What does a typical working day like working as visual artist and designer look like?
Everyone works in different ways. For me there isn't really a typical day as my work spans media ranging from sculpture, installation, film and photography. I could be in my studio, at a fabricator's workshop, on site installing, on location photographing or filming, sitting in an airport lounge or even watching rehearsals for a contemporary ballet.
Could you outline your journey up to today, touching on your time at Edinburgh and RCA, and the biggest lesson(s) you learned in the process?
Following on from school I went to study at the University of Edinburgh then went on to do an MA at the RCA. I tried to take in and question as much as I could whilst starting to form my key interests which created the core of my practice today. Following on from this I worked for a few different people for about a year with my own work taking a back seat until I decided to focus on my own work while assisting others part-time to sustain myself initially. Finally I was able to concentrate solely on my own work. I'd say one of the biggest lessons has been to remember that if the process doesn't include failing, I'm not taking enough risks. I like to say ‘fail harder’.
"If the process doesn't include failing, I'm not taking enough risks. I like to say ‘fail harder’."
Was there a particular step that helped you at the start of your career?
For about six months after I finished my MA I contacted what felt like half of London’s art community to see if they would have coffee with me to help me understand how they worked. I was actually quite surprised at how many people were kind enough to to take the time out of their busy schedules. I learnt so much about the different ways people worked and the working methods that would work for me.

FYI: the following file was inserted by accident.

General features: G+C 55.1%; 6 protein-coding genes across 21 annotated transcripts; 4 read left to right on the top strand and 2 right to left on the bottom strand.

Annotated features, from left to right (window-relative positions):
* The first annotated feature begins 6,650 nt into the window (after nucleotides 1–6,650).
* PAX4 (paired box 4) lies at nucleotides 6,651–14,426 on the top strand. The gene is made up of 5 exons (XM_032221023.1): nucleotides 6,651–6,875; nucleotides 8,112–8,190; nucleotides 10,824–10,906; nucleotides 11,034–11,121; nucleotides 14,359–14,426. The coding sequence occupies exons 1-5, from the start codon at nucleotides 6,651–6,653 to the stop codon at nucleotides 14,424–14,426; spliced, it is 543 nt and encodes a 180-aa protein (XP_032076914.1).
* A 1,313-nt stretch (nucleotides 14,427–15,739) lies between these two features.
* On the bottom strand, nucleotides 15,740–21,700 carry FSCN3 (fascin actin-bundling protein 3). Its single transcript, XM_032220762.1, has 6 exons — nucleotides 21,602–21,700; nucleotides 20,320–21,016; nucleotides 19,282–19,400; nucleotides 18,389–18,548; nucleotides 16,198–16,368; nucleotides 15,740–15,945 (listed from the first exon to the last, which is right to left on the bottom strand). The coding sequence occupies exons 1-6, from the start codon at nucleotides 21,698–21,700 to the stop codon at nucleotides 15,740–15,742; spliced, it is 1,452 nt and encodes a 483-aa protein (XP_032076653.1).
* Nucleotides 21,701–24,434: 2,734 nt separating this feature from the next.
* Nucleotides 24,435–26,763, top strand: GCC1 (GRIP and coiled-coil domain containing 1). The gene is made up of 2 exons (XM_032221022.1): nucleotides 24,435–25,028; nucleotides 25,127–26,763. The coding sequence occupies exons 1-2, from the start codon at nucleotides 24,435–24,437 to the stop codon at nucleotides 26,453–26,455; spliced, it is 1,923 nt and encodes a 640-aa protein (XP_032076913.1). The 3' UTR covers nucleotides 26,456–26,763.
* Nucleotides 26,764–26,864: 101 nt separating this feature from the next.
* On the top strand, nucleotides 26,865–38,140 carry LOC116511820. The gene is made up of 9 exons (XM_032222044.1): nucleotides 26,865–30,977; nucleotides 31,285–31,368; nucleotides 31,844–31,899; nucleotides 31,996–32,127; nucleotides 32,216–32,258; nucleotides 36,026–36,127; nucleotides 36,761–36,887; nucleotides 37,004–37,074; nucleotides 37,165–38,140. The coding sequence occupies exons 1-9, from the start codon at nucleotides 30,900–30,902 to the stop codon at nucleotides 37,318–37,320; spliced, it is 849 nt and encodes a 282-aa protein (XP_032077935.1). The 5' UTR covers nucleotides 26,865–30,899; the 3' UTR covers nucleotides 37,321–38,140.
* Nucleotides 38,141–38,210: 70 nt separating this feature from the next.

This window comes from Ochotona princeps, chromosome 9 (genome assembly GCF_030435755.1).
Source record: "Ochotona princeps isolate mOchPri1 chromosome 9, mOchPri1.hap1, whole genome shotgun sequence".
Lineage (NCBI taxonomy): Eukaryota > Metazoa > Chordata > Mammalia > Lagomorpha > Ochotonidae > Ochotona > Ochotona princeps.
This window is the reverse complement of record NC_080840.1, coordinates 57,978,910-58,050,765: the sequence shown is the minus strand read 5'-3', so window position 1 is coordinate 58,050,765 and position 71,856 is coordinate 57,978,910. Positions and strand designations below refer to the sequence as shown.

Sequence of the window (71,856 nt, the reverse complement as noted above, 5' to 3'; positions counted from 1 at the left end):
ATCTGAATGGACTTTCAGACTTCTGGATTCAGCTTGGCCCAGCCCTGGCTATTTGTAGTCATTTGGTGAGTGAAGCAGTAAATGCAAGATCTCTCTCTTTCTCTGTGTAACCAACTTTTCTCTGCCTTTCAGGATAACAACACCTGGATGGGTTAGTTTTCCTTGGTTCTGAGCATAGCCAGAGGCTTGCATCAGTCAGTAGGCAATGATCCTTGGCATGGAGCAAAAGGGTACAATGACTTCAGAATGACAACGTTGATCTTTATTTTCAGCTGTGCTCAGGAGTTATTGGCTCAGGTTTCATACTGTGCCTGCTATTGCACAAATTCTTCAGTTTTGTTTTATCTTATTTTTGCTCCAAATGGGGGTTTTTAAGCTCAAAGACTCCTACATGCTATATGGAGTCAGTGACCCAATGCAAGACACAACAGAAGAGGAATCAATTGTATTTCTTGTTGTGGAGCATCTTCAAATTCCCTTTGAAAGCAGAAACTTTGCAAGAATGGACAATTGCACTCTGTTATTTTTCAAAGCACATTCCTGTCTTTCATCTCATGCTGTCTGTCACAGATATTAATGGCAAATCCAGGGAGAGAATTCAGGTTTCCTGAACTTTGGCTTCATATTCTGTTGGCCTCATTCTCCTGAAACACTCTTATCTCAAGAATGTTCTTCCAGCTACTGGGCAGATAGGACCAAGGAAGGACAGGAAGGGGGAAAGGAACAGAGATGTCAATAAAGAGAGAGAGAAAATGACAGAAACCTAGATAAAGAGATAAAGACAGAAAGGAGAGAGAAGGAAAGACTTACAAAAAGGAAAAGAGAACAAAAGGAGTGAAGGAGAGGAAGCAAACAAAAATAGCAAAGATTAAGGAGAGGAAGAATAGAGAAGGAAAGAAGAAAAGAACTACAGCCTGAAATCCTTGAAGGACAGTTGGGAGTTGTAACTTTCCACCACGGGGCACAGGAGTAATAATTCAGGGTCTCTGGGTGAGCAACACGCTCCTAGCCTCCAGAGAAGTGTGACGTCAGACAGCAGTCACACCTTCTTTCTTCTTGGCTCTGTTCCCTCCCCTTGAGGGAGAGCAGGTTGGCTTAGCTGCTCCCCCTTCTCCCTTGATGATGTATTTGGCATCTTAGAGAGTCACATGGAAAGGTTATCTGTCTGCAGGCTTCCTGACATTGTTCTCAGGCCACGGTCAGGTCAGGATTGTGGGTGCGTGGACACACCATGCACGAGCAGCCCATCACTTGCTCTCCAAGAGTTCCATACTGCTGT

Your work focuses on the sensory experiences of light, space and form. In an increasingly digital world, what do you perceive the importance of these physical and tactile experiences/projects to be?
The frontier between the digital and physical is increasingly interesting. Much of technology has an almost immaterial sensory limited interface - it's hyper sleek - for example the the cool aluminum and glass of your laptop or your phone. However, as technology is removing us from an object based sensory environment (books, newspapers, records) perhaps this will allow us to connect to what I perceive to be part of the essence of living - connecting and being present with the environment around us, the light, materials and forms. My projects aim to investigate these abstract qualities of our environment and ideally make the viewer/participant more in tune with their current state of being.
You have collaborated with brands and companies such as Y-3, the British Fashion Council, the Serpentine Gallery and Adidas, and had your work showcased internationally. But, for you, what is your biggest achievement and why?
Since the age of eight, I've dreamt of going to Antarctica. I was fascinated by Scott of the Antarctic and the grainy black and white images of his expedition. In 2016 I was invited to take part in an expedition to Antarctica with polar explorer Robert Swan. During the journey I created a photographic series studying the phenomenological qualities of the continent. This was really special.
And how important is collaboration for your practice/in your work?
Collaborating is at the core of my practice, I love talking to and learning from different people and different ways of seeing the world. Everything I do is a collaboration. Even if you get a photograph printed it's a collaboration between yourself and the lab developing the negatives.